Ten Prayers that Changed the World

Ten Prayers that Changed the World March 23, 2016

Copyright on God Isbouts quote

I am grateful to have the opportunity to participate in a blog tour about Jean-Pierre Isbouts’ latest book, Ten Prayers That Changed the World. The book takes the fascinating approach of choosing individuals, and key historical moments connected to or surrounding those individuals, which also gave rise to famous prayers. Isbouts approaches the subject as a historian, and he treats the claims of visions associated with people like Constantine or Joan of Arc with the appropriate skepticism, and where possible considers natural explanations. He is nonetheless sympathetic both to piety, and to the possibility that even through dreams and the explicable, people have genuinely come into contact with a divine reality. But his focus is the impact that people that are thought of as “inspired,” people who prayed in famous ways, have had on history.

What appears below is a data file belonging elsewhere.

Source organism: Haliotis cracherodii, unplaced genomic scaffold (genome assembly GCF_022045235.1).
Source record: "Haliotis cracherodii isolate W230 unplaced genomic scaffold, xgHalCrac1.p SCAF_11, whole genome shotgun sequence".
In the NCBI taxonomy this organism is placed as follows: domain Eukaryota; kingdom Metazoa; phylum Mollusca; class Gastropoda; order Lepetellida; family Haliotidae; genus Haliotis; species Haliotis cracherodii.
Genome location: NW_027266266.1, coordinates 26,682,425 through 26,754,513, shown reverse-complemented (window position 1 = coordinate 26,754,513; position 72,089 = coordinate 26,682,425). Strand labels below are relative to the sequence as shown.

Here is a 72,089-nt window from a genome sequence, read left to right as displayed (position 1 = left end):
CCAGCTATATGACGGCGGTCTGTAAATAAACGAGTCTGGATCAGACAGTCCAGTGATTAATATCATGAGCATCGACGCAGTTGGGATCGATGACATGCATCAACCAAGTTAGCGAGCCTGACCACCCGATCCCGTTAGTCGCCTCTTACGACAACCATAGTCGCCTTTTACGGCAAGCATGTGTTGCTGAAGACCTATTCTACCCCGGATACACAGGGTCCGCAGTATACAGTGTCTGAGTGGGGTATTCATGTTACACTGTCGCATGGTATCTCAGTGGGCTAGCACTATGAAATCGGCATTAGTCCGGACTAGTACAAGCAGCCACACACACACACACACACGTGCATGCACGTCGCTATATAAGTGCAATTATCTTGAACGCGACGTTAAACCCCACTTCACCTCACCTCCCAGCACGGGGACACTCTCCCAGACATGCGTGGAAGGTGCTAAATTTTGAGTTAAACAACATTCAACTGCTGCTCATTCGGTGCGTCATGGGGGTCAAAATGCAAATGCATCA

The surveys covers a range of figures, most from the Christian tradition or connected with it, but a couple of others. The first half of each section offers a narrative telling of what might have happened – and the further the instances are from us in time, the more imagination needs to be used to achieve this, but Isbouts’ imagination is that of a trained historian, and so even when he is dealing with a figure like Abraham, the dramatized account that results is fascinating. The second half of each chapter switches gears from the storytelling mode, stepping back to talk about what we know and how we know it, and in some cases, how little we know. In more than one instance, Isbouts emphasizes that we know little precisely because ancient people had no way of documenting and fact-checking in the modern sense, and so they emphasized the power of narrative over concerns of factuality (p.38).